They came not really knowing what they would see, and that, for many of the estimated 60,000 who sat in Beaver Stadium for Saturday's Blue-White Game, was the exciting part.
Christian Kuntz' 11-yard scoring grab was one of the few second-half highlights for the offense in the defense's 77-65 win.
What they saw in the first spring game directed by a new coach since the 1960s was a little bit of really good football, more than a bit of sloppy football and a whole lot in between -- in other words, what some might call a typical spring scrimmage.
The afternoon was just one more sign, though, that nothing is typical in Happy Valley anymore.
"Obviously it wasn't perfect, and you can learn a lot from it," Penn State football coach Bill O'Brien said after his defense beat his offense 77-65 under a modified scoring system. "It's a good opportunity for our players and staff to get a feel for how a game will be run under our leadership."
With defensive coordinator Ted Roof running the defense from one half of the sideline, quarterbacks coach Charlie Fisher in the huddle with the offense (the no-huddle attack O'Brien implemented in practice was nowhere to be seen Saturday) and O'Brien giving orders to both groups, the Nittany Lions showed the fans (and, later in the day, a Big Ten Network television audience) a very vanilla package.
"We were very basic in what we did defensively," Roof said. "We had the same two or three calls over and over. We were just wanting to evaluate the execution, the effort and how physical we were."
O'Brien told reporters after the game that they had seen "10 percent" of Penn State's new offense that afternoon. Players and assistant coaches grinned when they heard that, saying it might not have been that much.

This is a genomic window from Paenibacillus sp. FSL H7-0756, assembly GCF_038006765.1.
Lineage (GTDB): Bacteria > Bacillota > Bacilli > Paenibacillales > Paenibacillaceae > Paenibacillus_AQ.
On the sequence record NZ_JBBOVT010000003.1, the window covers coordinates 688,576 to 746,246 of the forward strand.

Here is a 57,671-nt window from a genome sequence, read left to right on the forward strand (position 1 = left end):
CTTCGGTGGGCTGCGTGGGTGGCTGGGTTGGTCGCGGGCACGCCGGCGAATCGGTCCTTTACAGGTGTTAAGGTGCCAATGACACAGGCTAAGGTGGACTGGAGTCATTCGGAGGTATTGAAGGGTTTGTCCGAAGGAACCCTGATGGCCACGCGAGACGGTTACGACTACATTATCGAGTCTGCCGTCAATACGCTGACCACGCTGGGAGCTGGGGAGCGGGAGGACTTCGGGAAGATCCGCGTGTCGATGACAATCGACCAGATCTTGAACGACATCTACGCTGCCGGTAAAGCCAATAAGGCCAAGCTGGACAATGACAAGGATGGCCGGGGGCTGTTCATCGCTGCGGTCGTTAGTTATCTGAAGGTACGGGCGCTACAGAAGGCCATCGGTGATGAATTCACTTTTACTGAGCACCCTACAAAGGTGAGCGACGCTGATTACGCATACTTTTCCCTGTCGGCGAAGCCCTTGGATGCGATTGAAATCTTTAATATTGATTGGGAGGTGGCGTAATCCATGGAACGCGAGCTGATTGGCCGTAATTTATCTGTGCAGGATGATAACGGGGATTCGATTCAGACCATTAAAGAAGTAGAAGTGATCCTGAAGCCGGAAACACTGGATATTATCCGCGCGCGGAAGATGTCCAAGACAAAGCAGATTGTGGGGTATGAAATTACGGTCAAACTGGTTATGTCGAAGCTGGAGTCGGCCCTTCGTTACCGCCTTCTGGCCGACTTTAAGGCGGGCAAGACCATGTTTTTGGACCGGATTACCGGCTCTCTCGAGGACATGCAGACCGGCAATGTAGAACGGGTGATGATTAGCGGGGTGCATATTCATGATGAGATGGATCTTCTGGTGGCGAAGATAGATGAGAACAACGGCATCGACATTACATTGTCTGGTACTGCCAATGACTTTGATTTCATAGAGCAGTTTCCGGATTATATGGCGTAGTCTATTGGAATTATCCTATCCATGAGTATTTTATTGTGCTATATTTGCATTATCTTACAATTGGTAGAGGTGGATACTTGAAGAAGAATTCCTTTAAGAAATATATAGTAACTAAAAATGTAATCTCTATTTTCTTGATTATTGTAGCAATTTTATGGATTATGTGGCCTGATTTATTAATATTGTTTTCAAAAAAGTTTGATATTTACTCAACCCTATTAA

"We ran like four or five pass plays out there today," quarterback Matt McGloin said. "They know what we have. They've seen it in the scrimmage. I think today was just more of a show, to go out and have some fun."
The fun was in the additional scoring. The offense picked up two points for each play of 15 yards or more and the defense got one point for forcing a three-and-out, four points for a sack, two for each tackle for loss and six points for each turnover.
"It made it kind of more interesting," wide receiver Shawney Kersey said. "Coach wanted to make the score real high to make the fans happy."
Penn State's fans, who saw an average of 26.3 total points during the last four games in Beaver Stadium in 2011, saw the offense charge out to a 28-12 lead after one quarter. It extended that lead to 33-12 before Roof's defense began to roar back.
"One of the main things I wanted to do there was reward the defense for good plays," O'Brien said.
Those plays came in bunches during the second quarter. Four quarterback sacks -- three by defensive end C.J. Olaniyan -- and interceptions by defensive backs Devin Pryor and Jesse Della Valle helped the defense take a 45-35 halftime advantage.
It was mostly a rough afternoon for the Penn State quarterbacks, who combined for five interceptions (three by Rob Bolden) and 343 yards, two touchdowns and just 23 completions on 48 attempts and were sacked eight times. McGloin (6-of-13, 105 yards) hooked up with wide receiver Christian Kuntz for an 11-yard touchdown midway through the third quarter and Paul Jones (6-of-15, 113 yards) hit tight end Matt Lehman for an 18-yard score early in the fourth.
O'Brien, who worked with Pro Bowler Tom Brady for the past four seasons, has tried to get his quarterbacks to understand that "the guards and centers set the depth of the pocket and the tackles set the width."
"I can picture each one of them climbing the pocket and stepping up and making the throw," O'Brien said. "I was happy with how they did that at times today."
Penn State's rebuilt offensive line, besides having some trouble with rushes off the edge, helped the running backs to 134 yards on 29 carries. Bill Belton had 50 yards on seven carries and a 7-yard touchdown in the first quarter. Converted fullback Zach Zwinak had 37 yards and a touchdown of his own on eight carries as starter Silas Redd got a relative day off (three carries, 12 yards).
Linebacker Glenn Carson led a defense playing without Michael Mauti with eight tackles, though the starters saw limited reps. It was all part of O'Brien's plan for the final workout of the spring -- entertain second, reveal as little as possible first.
"Week one, you'll all see what we have in store for you," cornerback Stephon Morris said.